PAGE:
Massachusetts prides itself on being one of the most liberal states in the country, but a ballot initiative in November could put that image in jeopardy.
Known as Proposition 3, the ballot initiative could overturn a 2016 law that prohibits discrimination based on gender identity in public places such as hotels, restaurants and stores. Signed by Governor Charlie Baker, the law also contains a provision that transgender people are allowed to use the bathroom that corresponds to their gender identity, according to the Boston Globe.
If Massachusetts voters repeal the law, it could become the first state in the country to overturn a law that grants protections to transgender people in public accommodations, according to a report released by Boston Indicators in collaboration with The Fenway Institute.
If the law is repealed, it won’t ban transgender people from being in public accommodations, but they will lose the assurance of federal government protection, according to Kurtlan Massarsky, Director of Development and Marketing at the Boston Alliance of Gay, Lesbian, Bisexual, and Transgender Youth.
17-year-old Florence Kallon, a student at Roxbury Prep High School, believes Massachusetts portrays itself as a liberal state, when in reality, this ballot question proves to Kallon that “a lot of people have this secret hate towards trans people.”
According to a recent poll conducted by the Suffolk University Political Research Center, 49 percent of people would vote to preserve the law, 37 percent would vote to repeal it, and 13 percent are undecided. Major religious organizations, colleges, and civil rights groups have voiced their support for preserving this law, including prominent people like Mayor Marty Walsh. The ACLU of Massachusetts, the Anti-Defamation League, NARAL Pro-Choice and GLAD have all voiced their opposition to Proposition 3 as well, according to Ballotpedia.
In a statement, Mayor Walsh said, “Supporting this law is the right thing to do. This law has been in Massachusetts for two years with no issues, and a similar local ordinance has been in Boston for more than a decade. In that time, we have become a more welcoming and inclusive city for our transgender friends and neighbors. We can’t take a step backwards.”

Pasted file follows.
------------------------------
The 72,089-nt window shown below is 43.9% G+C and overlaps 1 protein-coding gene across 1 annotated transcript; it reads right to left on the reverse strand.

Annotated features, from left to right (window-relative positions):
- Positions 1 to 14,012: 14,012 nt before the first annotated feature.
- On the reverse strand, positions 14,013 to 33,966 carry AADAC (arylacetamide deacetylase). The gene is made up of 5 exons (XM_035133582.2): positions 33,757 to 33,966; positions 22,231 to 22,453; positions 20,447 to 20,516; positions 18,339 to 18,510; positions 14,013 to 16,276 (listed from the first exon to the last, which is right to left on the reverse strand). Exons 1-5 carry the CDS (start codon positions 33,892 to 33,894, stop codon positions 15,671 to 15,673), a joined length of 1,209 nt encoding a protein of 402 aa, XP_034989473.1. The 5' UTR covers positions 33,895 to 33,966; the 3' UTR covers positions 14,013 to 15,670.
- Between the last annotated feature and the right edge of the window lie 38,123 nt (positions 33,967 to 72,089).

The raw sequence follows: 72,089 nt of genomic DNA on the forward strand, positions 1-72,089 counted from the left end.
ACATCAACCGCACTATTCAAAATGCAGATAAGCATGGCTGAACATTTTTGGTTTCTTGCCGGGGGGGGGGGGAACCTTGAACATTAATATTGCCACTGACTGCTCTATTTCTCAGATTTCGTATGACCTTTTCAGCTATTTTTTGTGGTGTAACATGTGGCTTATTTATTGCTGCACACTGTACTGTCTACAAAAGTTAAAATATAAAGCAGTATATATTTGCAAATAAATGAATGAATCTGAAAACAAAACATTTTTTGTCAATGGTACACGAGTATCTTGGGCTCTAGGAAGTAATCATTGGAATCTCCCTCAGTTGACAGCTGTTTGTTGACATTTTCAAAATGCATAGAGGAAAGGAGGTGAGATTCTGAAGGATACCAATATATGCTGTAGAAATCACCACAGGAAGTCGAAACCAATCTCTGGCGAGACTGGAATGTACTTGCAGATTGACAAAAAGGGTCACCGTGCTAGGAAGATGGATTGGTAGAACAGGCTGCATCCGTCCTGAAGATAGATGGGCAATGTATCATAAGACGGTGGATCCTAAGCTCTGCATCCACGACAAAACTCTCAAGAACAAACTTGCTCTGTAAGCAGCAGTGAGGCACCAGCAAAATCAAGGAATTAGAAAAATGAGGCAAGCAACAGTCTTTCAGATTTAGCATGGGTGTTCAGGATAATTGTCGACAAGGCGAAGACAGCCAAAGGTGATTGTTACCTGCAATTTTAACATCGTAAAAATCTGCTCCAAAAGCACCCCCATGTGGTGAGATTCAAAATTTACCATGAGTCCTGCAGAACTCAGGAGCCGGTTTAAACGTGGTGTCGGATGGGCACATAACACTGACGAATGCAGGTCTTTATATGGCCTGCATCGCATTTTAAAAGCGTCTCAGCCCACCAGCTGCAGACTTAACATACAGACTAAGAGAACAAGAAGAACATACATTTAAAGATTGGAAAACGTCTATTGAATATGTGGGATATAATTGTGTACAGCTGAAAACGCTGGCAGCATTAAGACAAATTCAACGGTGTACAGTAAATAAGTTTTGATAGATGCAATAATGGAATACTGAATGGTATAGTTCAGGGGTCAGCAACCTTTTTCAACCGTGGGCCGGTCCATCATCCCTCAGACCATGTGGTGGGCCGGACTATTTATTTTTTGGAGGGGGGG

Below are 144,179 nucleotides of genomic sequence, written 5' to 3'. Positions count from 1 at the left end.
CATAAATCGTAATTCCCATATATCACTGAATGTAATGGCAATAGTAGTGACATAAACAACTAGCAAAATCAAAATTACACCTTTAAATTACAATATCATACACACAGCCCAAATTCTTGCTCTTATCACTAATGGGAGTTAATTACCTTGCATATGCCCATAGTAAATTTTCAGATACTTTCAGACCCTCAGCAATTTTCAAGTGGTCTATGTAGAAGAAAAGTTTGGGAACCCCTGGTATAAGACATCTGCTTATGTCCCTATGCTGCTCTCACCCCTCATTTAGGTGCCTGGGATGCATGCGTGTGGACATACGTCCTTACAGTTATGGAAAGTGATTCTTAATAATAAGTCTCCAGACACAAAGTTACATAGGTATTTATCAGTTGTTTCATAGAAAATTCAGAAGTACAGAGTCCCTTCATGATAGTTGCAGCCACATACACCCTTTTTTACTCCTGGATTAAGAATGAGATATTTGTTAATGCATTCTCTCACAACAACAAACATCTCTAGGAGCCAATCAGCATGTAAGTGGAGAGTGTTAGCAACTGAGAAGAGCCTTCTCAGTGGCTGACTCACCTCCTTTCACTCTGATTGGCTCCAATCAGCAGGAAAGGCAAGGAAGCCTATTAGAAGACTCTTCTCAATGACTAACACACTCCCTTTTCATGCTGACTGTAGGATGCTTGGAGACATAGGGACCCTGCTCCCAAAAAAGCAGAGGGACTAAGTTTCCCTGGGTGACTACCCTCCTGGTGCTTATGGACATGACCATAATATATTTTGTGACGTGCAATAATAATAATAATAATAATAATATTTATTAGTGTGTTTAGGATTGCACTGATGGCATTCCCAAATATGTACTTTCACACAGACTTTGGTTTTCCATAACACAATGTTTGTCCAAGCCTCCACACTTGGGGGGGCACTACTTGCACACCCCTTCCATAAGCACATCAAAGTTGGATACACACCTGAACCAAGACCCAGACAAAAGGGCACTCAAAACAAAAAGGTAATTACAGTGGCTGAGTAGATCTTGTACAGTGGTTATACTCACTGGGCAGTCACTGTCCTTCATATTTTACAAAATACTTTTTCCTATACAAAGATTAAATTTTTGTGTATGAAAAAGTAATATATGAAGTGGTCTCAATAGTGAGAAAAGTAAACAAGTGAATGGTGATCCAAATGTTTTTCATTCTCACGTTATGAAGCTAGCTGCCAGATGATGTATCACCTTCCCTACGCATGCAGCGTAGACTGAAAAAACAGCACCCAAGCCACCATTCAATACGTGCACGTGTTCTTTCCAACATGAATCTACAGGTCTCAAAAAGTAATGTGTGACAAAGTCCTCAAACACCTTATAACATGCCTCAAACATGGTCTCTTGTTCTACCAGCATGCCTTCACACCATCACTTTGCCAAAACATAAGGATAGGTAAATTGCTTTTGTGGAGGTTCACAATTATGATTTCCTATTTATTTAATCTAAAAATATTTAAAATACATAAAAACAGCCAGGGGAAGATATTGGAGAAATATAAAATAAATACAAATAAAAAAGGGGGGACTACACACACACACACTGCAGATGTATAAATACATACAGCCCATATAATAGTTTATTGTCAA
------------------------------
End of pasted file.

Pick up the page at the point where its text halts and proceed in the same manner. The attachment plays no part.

Freedom for All Massachusetts (FFAM) is a coalition recently launched to update Massachusetts’ long-standing civil rights laws to include nondiscrimination protections for transgender people in public places. Matt Wilder, a communications consultant at FFAM, said he's not transgender, but the people he knows who are just want to live their lives like all of us, and that's what this law allows them to do.
“It allows them to go to school, to work and to meet the obligations that they have to provide for their family without harassment,” said Wilder. “We all expect that in our daily lives, and there’s no reason why transgender people shouldn’t expect the same.”
Meanwhile, Keep MA Safe, a ballot campaign dedicated to repealing the law, claims that the current anti-discrimination law endangers the safety of women and children. According to their website, they believe the law creates an opportunity for sexual predators who are confused about their gender to use this as a cover for their evil intentions.
Naleyah Cesar, a 17-year-old student at Roxbury Prep High School, argues that repealing the law is “going to make the world a lot harder for LGBTQ people of color, and it’s going to lead to a lot of fear.”
Whether the law remains in place or is repealed, one thing is certain: the outcome of the ballot initiative now lies in the hands of voters this November.